Straight Talk

17 May

I am truly blessed with many fond childhood memories. I had a loving father and mother and many other family members who cared deeply about me.

Even so, my dominant reality, at least during my school years, was that I was a fat kid. I was relentlessly teased, pushed around, and called names, and I felt powerless to do anything about it. By the time I hit adolescence, I was filled with rage, rebellion, and negative feelings about myself. In my late teens I finally started to get a handle on my weight, but ever since I’ve considered myself in “recovery,” always in need of vigilance lest I return to the nightmarish girth of my youth.

I realize that homosexuality and obesity are two very different conditions, but there are some important points of similarity. For one thing, I know from experience how bullies on the playground (some of whom don’t change their stripes as adults) prey on kids who are different, so I can sympathize with those who have been mercilessly persecuted because of their not-so-hidden sexual identity struggles.

Leaving aside the bullies, there are several typical responses to the fat kid. Some disdainfully point out the obvious (“you’re fat”) and what should happen (“you need to lose 50 lbs.”), but through word and attitude communicate indifference (or worse) to the poor guy’s situation. On the other side of the spectrum, there are those who want to offer an easy way, who want to make the child feel good about being fat.

While my built-up defenses might have suggested otherwise, and I didn’t always respond favorably to constructive weight-loss suggestions, deep down I wanted to change. I appreciated efforts–even seemingly unsuccessful ones–to reach out to me. The people who cared most about me offered diets, changes in lifestyle, and fitness regimens to help me escape an unwanted condition. They offered a plan which typically involved hard work and discipline. Even more, they offered hope.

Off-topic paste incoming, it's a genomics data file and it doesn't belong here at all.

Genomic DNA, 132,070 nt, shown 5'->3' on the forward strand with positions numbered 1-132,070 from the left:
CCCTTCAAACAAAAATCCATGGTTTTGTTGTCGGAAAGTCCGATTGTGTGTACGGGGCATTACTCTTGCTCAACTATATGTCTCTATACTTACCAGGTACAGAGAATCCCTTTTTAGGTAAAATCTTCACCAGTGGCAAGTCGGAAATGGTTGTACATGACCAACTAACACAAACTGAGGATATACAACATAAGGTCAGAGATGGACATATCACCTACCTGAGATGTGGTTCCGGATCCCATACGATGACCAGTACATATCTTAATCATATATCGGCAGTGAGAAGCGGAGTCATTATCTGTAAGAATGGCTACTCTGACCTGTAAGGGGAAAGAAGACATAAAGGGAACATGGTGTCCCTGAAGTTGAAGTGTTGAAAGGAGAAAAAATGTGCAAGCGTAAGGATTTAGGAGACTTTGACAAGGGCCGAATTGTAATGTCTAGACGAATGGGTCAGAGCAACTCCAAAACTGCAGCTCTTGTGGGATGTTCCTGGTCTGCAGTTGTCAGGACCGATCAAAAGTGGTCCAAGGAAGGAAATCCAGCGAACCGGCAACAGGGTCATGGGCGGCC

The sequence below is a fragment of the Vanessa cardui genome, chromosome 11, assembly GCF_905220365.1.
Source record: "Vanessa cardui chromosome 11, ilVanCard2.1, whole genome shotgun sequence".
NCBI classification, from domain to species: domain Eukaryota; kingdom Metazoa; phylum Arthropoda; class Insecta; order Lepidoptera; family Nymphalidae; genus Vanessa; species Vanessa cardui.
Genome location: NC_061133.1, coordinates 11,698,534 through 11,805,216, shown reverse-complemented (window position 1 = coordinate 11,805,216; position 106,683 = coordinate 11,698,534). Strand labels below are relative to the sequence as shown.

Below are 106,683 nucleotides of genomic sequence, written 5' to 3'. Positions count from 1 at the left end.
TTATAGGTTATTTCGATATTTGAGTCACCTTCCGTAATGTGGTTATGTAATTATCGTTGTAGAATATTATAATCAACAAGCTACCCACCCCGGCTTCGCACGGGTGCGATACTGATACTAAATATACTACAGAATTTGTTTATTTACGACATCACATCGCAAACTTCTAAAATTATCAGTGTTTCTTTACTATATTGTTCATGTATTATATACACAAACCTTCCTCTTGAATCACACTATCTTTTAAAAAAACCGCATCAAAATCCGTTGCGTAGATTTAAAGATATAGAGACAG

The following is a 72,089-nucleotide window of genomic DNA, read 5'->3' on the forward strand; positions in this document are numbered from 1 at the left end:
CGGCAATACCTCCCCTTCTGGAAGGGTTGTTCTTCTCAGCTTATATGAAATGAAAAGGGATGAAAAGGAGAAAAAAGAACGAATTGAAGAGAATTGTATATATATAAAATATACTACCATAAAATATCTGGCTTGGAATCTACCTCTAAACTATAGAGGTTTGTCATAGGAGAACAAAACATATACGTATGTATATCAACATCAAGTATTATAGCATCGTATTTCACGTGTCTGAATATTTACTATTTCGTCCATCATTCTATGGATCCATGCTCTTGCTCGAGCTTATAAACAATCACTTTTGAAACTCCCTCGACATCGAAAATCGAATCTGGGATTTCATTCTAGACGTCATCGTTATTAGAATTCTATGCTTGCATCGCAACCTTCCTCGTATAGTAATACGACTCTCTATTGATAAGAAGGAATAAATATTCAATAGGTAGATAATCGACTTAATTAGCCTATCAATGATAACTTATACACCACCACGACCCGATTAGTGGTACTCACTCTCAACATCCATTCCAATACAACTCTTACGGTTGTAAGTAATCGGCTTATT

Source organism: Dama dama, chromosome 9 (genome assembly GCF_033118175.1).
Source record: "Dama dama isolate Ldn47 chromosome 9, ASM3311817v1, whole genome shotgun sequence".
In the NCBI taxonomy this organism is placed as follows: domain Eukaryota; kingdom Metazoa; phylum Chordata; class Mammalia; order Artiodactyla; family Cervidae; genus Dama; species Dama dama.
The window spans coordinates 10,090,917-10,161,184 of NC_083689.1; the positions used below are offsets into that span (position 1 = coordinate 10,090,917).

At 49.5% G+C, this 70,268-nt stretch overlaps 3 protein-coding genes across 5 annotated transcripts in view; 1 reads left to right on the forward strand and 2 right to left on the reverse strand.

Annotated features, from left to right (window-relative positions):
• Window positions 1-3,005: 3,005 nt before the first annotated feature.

Homosexual persons need a similar message.

Bible Basics

We all know about the dissent that has plagued the Church in recent decades, contributing mightily to the contemporary “crisis of faith” that has occasioned the upcoming “Year of Faith.” Some point to problems in the revised liturgy–both in itself and, more credibly, in the way it was initially implemented. Others point to problems in moral theology ushered in by Fr. Charles Curran and his colleagues. But I think underneath this is a crisis in Scripture scholarship, which today has led to a certain agnosticism and skepticism about God’s inspired Word.

This is true when it comes to the Bible’s clear condemnation of homosexual activity. One frequently hears, for example, that contrary to Church teaching (cf. Catechism, no. 2357), the sin of Sodom was not homosexual activity but inhospitality. Of course, we also hear that Our Lord’s multiplication of loaves was not a miracle, but an important lesson on sharing.

Let’s look at just one of the several passages on homosexuality in the Bible:

“Do not be deceived; neither the immoral, nor idolaters, nor adulterers, nor homosexuals, nor thieves, nor the greedy, nor drunkards, nor revilers, nor robbers will inherit the kingdom of God. And such were some of you. But you were washed, you were sanctified, you were justified in the name of our Lord Jesus Christ and in the Spirit of our God” (1 Cor. 6:9-11).

First, note that there are actually two words in the Greek that are combined to form the word “homosexuals” in the above translation: malakoi (literally, “effeminate males who play the sexual role of females”) and arsenokoitai (literally, “males who take other males to bed”). Despite persistent attempts to relativize or explain away this passage, what St. Paul is saying here is beyond reasonable dispute, and it’s entirely consistent with other biblical passages on the subject and two millennia of Church teaching.